Does the artist behind this drawing simply intend to represent a doorway, or rather use this as an elaborate pretext in creating a portrait of a mysterious figure? Such a question will undoubtedly remain unanswered. Through a seemingly simple combination of architectural elements surrounding a male figure, Barberi conveys something distinctly atmospheric.
With cloak thrown over the left shoulder, as though he were guarding the entrance of a private residence, or perhaps getting ready to leave, the male figure in the center remains poised, as if he were watching us at a distance. Feet apart, with face hidden beneath bundles of clothing and a hat, we are unsure whether to laugh or feel intimidated. An irregular wash of dark brown ink detaches the figure from the background, whilst around him two raised tuscan columns drawn with entasis support an entablature, above it a neoclassical frieze showing two cherubs with curled acanthus tails, holding what appears to be a laurel wreath. Underneath, slightly overshadowed by the entablature, a proud female bust in a medallion framed by two eagles looks away, unperturbed. A few notations – dashed across the paper – give us brief insight into the architect’s mind at work, as he calculates the proportions of the various elements in his drawing. An intuitive use of chiaroscuro allows us to imagine the intensity of light and shadow upon the architectural surface, giving us a sense of what this doorway might look like in real life, bathed in afternoon sunlight.
Giuseppe Barberi had a tumultuous life, spent travelling back and forth between France and Italy. His work for the Roman Republic, created ex-nihilo after the invasion of Italy by the French at the end of the 18th century, ultimately forced him to seek refuge in France once this ephemeral political regime had crumbled. Barberi’s drawings range from decorative themes for the refurbishment of stately residences to designs for sepulchral monuments. This drawing brings to mind others by Carlo Marchionni, also kept in the Cooper Hewitt collection, involving designs for doorcases of the Villa Albani. Marchionni’s drawings also include human figures, so as to give a better sense of the proportions and bring the compositions to life, which Barberi, having worked alongside Marchionni, must undoubtedly have been inspired by.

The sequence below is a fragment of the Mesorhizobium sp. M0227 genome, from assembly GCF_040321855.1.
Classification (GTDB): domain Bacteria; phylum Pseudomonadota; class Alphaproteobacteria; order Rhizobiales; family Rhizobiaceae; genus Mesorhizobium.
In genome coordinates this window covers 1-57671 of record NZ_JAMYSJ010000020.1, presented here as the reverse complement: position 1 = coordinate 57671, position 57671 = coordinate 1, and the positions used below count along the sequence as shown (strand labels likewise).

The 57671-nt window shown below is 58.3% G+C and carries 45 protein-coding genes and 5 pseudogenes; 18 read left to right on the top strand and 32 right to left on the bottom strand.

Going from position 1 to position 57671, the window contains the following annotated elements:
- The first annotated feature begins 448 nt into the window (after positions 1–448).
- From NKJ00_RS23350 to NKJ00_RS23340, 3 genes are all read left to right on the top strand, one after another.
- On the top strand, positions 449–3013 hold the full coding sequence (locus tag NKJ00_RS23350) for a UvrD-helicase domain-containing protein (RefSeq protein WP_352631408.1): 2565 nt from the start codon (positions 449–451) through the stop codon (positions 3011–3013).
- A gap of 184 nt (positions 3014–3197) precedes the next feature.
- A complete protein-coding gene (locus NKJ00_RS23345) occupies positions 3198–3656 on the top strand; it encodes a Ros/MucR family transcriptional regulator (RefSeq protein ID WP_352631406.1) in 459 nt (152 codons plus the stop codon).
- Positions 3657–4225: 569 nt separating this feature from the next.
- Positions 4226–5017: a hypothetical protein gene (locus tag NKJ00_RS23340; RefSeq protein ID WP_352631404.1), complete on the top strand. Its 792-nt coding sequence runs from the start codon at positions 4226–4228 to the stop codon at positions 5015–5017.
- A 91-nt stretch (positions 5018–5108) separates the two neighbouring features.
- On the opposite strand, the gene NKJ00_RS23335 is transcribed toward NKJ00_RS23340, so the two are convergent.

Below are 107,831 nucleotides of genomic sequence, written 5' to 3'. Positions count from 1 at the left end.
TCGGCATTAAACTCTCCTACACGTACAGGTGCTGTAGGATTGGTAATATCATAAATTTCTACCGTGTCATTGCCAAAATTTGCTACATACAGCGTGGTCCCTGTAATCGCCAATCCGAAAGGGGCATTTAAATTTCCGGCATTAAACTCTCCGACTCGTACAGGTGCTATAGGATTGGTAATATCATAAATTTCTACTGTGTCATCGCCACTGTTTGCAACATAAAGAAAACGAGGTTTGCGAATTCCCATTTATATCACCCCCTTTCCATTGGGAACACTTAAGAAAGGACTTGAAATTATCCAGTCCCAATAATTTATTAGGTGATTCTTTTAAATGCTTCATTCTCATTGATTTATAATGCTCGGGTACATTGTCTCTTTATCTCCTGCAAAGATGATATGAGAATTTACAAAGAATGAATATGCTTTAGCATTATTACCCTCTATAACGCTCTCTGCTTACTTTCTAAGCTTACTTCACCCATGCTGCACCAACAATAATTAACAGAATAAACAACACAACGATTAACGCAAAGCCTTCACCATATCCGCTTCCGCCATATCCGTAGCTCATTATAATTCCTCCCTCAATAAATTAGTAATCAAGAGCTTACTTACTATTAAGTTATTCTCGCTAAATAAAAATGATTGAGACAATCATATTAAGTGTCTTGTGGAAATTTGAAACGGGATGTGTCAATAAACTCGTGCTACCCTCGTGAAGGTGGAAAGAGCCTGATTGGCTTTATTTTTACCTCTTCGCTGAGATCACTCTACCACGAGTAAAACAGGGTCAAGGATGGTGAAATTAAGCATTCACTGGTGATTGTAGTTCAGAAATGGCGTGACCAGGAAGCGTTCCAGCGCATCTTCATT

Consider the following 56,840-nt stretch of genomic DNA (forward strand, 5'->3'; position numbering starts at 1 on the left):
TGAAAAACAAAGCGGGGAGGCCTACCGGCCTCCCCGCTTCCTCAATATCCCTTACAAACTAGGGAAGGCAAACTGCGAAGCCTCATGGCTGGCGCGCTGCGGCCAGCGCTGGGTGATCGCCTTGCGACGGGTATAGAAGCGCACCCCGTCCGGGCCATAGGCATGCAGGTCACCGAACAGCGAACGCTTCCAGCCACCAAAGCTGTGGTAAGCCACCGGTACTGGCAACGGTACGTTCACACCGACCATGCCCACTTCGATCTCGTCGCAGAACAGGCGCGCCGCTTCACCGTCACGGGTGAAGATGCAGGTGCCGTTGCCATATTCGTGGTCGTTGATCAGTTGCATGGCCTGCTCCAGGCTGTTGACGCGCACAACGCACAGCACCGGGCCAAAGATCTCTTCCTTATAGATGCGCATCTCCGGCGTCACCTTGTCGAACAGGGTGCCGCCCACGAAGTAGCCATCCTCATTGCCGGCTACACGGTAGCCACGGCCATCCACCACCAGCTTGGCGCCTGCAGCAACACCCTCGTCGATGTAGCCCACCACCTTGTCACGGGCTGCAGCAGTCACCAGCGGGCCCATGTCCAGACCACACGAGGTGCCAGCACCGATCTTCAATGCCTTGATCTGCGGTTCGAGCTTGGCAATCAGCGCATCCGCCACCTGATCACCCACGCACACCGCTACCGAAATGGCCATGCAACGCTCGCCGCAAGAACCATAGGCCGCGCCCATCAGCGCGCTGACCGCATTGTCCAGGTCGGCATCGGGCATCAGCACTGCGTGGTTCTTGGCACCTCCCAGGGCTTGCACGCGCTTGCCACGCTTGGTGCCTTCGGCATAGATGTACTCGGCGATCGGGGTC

See Crosscurrents, French and Italian Neclassical Drawings and Prints from the Cooper-Hewitt Museum, Smithsonian Instituition Press, Washington D.C., 1978, catalogue entry no. 20, p. 34.
 See Marion Riggs, Architectural Translations: Giuseppe Barberi (1746-1809) between Rome and Paris, Princeton University, 2012, p. 30-40.
 See note no. 1 and the drawings by Marchionni relating to this one, kept in the Cooper-Hewitt collection:1901-39-2178, 1901-39-2181 and 1938-88-486.
Geoffrey Ripert is a graduate curatorial intern in the Department of Drawings, Prints and Graphic Design at the Cooper Hewitt, Smithsonian Design Museum. Studying at the Ecole du Louvre in Paris, he is currently writing his thesis in Digital Humanities on the Jean Léon Decloux Collection.